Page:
If you have no hesitation in having building insurance for your family home, then you owe it to yourself and your loved ones to also protect your home against the Community Care Act 1990.
Inheritance tax is a tax which is paid on the value of all you own when you die.
It’s actually a voluntary tax, but £3.8 billion was paid in inheritance tax to the UK Government in 2014.
Don’t let your hard-earned assets go needlessly into the government coffers!
The threshold above which you must pay 40% tax is currently £325,000 (fixed until 2020) or £650,000 for a married couple in certain situations.
If you are concerned about your own inheritance tax liability or that of your beneficiaries or you’ve just inherited assets which now give YOU an inheritance tax burden, then call me. There are some excellent options and solutions available to you.
Unmarried couples - please read this!
Unmarried couples cannot combine the Nil Rate Bands rates of £325,000. Therefore, both are vulnerable to inheritance tax at 40%
What can be done?
If you are an unmarried couple, or for complex family reasons giving everything to each other isn't what you want to achieve in your Wills, I can advise you on how best to save you from paying inheritance tax through the provision of a special inheritance tax saving Will.
Please contact me to make an appointment where we can discuss your personal situation in detail and provide you with unbiased impartial advice.
If a person dies with a valid will in place, they will have named one or more people, known as executors, to administer the probate process on their estate.
Sometimes the process is straightforward and can be carried out by non-professionals. There are many situations however, where a professional is more suited to carry out the probate process including when the:
executor(s) simply doesn’t have time to do the work
executor(s) is too emotional or doesn’t feel up to it at the time
estate needs to pay Inheritance Tax
Will has created one or more trusts
Will is ambiguous and not clear on its meaning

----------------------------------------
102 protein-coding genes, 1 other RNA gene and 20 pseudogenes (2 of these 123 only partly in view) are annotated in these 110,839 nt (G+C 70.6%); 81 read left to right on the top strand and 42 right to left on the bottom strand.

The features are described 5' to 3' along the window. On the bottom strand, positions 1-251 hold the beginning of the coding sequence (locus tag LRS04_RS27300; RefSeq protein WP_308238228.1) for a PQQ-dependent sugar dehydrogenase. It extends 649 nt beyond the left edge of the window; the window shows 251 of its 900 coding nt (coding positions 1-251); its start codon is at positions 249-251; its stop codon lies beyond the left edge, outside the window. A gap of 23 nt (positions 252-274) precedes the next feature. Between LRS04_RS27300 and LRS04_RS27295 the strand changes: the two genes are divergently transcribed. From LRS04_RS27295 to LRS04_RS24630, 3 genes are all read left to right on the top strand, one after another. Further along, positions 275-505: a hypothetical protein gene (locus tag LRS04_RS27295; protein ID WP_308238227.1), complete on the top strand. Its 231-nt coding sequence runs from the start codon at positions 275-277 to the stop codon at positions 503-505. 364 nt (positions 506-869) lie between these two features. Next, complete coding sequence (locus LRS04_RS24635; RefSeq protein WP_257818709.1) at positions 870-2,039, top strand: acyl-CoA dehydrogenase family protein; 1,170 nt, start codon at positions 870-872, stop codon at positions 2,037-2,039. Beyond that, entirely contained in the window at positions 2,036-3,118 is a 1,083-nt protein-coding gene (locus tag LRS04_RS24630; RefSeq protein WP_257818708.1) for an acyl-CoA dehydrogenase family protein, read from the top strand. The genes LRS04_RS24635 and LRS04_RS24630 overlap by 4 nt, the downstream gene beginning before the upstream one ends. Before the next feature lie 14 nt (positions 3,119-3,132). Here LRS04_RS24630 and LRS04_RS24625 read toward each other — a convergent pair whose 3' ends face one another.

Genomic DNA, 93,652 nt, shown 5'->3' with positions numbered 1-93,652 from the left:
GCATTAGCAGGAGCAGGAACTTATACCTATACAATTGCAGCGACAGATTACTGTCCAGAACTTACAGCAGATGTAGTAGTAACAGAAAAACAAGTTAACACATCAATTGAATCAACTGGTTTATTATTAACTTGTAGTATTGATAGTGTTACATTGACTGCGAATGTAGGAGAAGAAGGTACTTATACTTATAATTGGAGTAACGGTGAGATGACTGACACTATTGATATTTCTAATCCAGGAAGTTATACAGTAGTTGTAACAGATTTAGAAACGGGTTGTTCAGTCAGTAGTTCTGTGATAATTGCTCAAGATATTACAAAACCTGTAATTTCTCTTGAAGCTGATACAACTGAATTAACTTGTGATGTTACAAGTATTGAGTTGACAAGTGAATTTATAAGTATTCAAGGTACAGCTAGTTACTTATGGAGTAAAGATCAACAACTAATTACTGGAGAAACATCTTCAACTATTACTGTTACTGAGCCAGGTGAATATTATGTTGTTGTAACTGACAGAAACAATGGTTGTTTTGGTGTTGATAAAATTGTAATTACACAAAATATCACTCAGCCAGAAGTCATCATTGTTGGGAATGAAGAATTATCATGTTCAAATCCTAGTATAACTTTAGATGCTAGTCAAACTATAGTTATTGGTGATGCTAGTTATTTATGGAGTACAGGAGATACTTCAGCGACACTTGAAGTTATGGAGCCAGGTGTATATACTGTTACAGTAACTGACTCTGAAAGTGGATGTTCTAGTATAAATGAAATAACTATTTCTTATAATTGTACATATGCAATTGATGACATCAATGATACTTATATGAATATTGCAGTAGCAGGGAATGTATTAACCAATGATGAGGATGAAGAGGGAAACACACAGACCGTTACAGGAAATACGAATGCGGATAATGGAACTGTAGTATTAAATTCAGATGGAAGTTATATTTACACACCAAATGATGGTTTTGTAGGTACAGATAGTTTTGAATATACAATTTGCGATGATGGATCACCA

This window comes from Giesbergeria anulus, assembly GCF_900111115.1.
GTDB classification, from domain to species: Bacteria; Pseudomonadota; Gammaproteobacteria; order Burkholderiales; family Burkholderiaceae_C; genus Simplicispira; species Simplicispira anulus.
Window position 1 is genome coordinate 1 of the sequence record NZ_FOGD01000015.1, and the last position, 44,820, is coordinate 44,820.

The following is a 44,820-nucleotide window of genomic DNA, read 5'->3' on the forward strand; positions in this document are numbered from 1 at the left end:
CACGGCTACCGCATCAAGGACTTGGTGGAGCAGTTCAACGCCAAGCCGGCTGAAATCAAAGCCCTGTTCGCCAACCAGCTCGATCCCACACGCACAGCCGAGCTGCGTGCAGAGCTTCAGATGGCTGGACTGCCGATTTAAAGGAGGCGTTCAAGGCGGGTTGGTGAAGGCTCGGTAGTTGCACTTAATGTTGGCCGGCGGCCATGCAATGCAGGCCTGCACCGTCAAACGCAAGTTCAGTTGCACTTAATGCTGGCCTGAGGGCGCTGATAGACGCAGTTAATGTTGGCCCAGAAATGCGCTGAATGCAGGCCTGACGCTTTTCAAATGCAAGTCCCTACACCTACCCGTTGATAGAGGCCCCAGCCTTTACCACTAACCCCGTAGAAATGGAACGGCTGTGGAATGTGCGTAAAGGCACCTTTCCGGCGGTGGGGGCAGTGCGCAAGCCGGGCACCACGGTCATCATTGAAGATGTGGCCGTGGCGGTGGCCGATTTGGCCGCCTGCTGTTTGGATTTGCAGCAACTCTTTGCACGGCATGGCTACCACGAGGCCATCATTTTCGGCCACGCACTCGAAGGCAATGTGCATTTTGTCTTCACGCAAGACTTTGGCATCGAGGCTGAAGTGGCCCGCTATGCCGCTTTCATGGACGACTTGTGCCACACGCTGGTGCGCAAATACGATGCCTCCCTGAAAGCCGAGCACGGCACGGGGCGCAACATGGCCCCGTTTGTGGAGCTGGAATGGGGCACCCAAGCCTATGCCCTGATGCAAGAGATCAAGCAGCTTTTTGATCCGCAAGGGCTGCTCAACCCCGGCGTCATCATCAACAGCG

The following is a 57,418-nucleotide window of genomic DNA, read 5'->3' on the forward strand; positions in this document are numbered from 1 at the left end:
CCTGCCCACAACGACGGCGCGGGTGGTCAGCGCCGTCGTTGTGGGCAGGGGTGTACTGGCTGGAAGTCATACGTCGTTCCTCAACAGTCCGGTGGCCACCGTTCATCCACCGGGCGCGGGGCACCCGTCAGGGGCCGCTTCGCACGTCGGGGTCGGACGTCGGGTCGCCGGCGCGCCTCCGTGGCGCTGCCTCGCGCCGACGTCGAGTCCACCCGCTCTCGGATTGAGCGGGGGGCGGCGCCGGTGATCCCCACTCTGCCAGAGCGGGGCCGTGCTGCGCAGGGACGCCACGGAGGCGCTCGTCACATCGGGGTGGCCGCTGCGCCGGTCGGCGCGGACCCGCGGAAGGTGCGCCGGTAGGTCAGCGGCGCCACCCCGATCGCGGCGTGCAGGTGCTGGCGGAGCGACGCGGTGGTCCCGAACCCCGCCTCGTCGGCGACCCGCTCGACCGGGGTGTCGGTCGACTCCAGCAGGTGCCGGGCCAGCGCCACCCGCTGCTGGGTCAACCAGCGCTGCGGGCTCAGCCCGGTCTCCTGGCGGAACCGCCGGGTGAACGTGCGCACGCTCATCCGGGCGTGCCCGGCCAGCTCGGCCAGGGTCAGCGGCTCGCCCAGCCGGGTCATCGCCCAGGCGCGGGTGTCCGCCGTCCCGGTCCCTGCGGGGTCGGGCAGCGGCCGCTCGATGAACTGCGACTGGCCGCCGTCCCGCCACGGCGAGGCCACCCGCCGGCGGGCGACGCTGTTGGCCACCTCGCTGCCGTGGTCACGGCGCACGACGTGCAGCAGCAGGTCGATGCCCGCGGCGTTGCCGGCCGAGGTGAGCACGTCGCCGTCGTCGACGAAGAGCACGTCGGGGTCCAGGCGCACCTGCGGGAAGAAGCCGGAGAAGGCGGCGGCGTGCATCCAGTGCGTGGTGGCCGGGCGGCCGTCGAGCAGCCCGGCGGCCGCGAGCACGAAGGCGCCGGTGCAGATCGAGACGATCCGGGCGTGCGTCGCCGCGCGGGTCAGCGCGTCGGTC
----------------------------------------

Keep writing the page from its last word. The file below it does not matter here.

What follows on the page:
How much will it cost?
Most banks and solicitors charge anywhere between 3%-6% of the estate (regardless of how much work is involved) plus hourly fees meaning the total bill can spiral out of control. That equates to over £18,000 for an estate valued at £300,000 - Ouch!
If a bank or solicitor has prepared your will for you (usually free of charge) there is a good chance you will have appointed themselves as professional executors or that they are holding your Will in storage.
If they have ...did they tell you how much they charge for probate fees? ... I bet they didn't did they?
This unfortunately means that they can charge whatever they like to administer your estate when you die, because you're not around the question it!!
If a bank or solicitor has prepared your will please contact me and I will clarify your situation and advise you of your options.
I will give an upfront, guaranteed quote prepared during a home visit and will leave you in peace to decide whether you wish to use my services.
My fixed fee quote (based on actual amount of work involved) will usually equate to between 1.5%-1.75% for comparison purposes. Remember we do not charge an additional hourly fee.
Working with a team of experienced specialists, I can carry out the whole probate process from start to finish. Let me remove the strain from you at such a difficult time.
The role of an executor
The moment the Testator dies, the role of the Executor(s) begins and there are some very important initial duties:
Securing the assets. They are now legally responsible for the assets of the Testator and may need to secure the property and belongings e.g. change the locks on the property, switch off utilities etc.
Insure the assets. They must ensure that the house and contents are insured.
Arrange the funeral, which is an Executor duty, but normally involves the family.
Assess the death estate assets & liabilities.
Calculate whether there is an Inheritance Tax Liability, complete the relative forms, agree with HMRC and arrange to pay HMRC.